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BFCSA: Vietnamese bank implicated in Australian money transfer cartel

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Vietnamese bank implicated in Australian money transfer cartel

Australian Financial Review Apr 11, 2019 9.10am

Misa Han, James Fernyhough


Major Vietnamese bank Sacombank has been implicated in an exchange rate fixing case that saw allegations of cartel behaviour brought against three Australian money transfer companies.

On Thursday five people appeared before the Melbourne Magistrates Court charged with allegedly fixing the exchange rate for the Australian dollar and Vietnamese dong.

While Vietnamese bank Sacombank was not named in the charges, court documents released late on Thursday contained allegations from the Australian Federal Policy that the bank had encouraged the three companies to fix exchange rates.

The charges were the result of a five-year joint investigation by the Australian Federal Police and the Australian Competition and Consumer Commission.

ACCC chairman Rod Sims said the alleged behaviour was "extremely serious" and related to almost a quarter of the amount of money transferred from Australia to Vietnam between 2011 and 2016.

During this period it is estimated about $700 million a year was sent from Australia to Vietnam.

Court documents showed the case involved three money transfer companies, Vina Money Transfer, Hong Vina Fast Money and Hai Ha Money Transfer, though only Vina was charged.

It is alleged the three companies entered into a contract that contained a "cartel provision", which the charge sheet described as "a provision that had the purpose or was likely to have the effect of directly or indirectly fixing, controlling or maintaining" exchange rates among companies that otherwise would have been competitors.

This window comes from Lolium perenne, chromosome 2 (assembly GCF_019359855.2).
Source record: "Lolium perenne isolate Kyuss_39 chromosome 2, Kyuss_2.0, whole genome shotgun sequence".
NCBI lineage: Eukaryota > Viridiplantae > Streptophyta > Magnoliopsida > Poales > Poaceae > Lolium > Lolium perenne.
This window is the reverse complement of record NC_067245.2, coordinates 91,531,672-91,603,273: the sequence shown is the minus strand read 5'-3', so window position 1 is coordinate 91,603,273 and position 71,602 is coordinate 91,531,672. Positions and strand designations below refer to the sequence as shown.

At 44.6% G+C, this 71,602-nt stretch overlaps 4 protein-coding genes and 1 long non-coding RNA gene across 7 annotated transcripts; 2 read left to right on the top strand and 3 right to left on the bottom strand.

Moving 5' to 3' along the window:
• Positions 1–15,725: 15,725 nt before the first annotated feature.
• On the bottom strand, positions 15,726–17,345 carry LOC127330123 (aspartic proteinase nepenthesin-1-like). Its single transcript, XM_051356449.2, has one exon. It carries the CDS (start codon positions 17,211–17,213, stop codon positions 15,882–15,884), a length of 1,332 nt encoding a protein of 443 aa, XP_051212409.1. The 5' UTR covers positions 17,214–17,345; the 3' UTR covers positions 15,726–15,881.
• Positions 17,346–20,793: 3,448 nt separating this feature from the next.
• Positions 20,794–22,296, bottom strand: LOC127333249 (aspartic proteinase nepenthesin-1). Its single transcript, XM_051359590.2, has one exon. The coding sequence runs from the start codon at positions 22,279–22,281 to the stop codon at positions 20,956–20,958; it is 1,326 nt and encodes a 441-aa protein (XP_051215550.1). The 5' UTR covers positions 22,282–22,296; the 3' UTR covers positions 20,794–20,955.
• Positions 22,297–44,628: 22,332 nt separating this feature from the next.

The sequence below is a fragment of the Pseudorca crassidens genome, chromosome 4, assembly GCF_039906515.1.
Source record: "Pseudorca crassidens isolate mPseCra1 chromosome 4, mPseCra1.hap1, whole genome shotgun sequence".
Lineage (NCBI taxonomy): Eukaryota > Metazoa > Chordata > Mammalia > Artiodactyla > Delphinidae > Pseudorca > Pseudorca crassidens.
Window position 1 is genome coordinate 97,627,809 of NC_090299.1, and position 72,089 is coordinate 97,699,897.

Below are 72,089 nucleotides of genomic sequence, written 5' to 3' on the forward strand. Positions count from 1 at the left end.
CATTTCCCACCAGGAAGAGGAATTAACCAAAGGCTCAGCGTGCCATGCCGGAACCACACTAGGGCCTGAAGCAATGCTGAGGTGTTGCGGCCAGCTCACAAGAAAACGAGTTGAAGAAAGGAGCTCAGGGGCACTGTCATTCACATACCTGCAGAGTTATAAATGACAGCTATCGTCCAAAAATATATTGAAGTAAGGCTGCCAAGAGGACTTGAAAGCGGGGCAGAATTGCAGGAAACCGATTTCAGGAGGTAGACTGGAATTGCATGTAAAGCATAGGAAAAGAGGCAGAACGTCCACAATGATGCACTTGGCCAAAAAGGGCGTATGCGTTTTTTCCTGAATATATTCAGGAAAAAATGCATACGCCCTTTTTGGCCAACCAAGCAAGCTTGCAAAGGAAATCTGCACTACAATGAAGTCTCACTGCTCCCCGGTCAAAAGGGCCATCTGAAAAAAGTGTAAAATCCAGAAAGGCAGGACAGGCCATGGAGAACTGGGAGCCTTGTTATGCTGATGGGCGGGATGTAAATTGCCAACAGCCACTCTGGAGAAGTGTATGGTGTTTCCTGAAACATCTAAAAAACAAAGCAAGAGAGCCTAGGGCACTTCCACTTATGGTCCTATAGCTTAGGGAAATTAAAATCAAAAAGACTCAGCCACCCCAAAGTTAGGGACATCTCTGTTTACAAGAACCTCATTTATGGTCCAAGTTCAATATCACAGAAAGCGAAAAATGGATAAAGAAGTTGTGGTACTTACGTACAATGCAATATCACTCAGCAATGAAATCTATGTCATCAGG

Price fixing is illegal and attracts penalties of up to 10 years in jail.

In documents released on Thursday, the AFP alleges Sacombank contacted the three companies between 2011 and 2012, "urging them to agree to matching exchange rates rather than compete with each other".

It alleges the three companies made illegal contacts, arrangements or understandings that "to their knowledge contained a cartel provision, being a price fixing provision, to apply matching exchange rates for the remittance of money from Australia to Vietnam".

Three men from Sydney, Van, Jamie and Toy Le, aged 58, 32 and 30, 58-year-old woman Thi Nguyen, and 63-year-old man Khai Tran, appeared before the Melbourne Magistrates' Court on Thursday, where the judge set the committal mention for July 18.

The three members of the Le family had their bail extended to that date,

Mr Sims said: “Money transfers are an important aspect of international trade and travel and are also used by migrants sending money back home.

“Price fixing involves competitors agreeing on a price rather than competing fairly against one another. Such cartel behaviour cheats consumers, and does damage to other businesses and the economy as a whole,” he said.

Separately ACCC is pursuing a criminal cartel case against Citi, Deutsche Bank and ANZ senior executives.

According to the company website Vina has four branches in Sydney's Bankstown, Blacktown, Cabramatta and Hurstville and two branches in Melbourne's Footscray and Springvale.

“This has been a comprehensive investigation between the AFP and the ACCC, one of the first conducted by our two agencies,” Australian Federal Police detective sergeant Jarrod Ragg said.

“The alleged criminal conduct occurred over an extensive period of time and involves allegations of significant anti-competition cartel conduct. This has been a long-term joint investigation that has successfully resolved through the laying of complex charges that will be heard in the Federal Court.”


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